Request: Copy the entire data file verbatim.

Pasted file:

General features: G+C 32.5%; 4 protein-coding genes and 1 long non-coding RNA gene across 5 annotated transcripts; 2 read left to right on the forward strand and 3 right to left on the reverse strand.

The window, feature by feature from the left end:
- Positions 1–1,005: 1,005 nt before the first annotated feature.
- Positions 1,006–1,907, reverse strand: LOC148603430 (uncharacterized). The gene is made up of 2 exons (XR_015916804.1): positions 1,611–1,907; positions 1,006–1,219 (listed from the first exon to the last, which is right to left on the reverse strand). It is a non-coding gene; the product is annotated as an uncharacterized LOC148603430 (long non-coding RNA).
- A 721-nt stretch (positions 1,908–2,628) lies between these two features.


General features: G+C 32.5%; 4 protein-coding genes and 1 long non-coding RNA gene across 5 annotated transcripts; 2 read left to right on the forward strand and 3 right to left on the reverse strand.

The window, feature by feature from the left end:
- Positions 1–1,005: 1,005 nt before the first annotated feature.
- Positions 1,006–1,907, reverse strand: LOC148603430 (uncharacterized). The gene is made up of 2 exons (XR_015916804.1): positions 1,611–1,907; positions 1,006–1,219 (listed from the first exon to the last, which is right to left on the reverse strand). It is a non-coding gene; the product is annotated as an uncharacterized LOC148603430 (long non-coding RNA).
- A 721-nt stretch (positions 1,908–2,628) lies between these two features.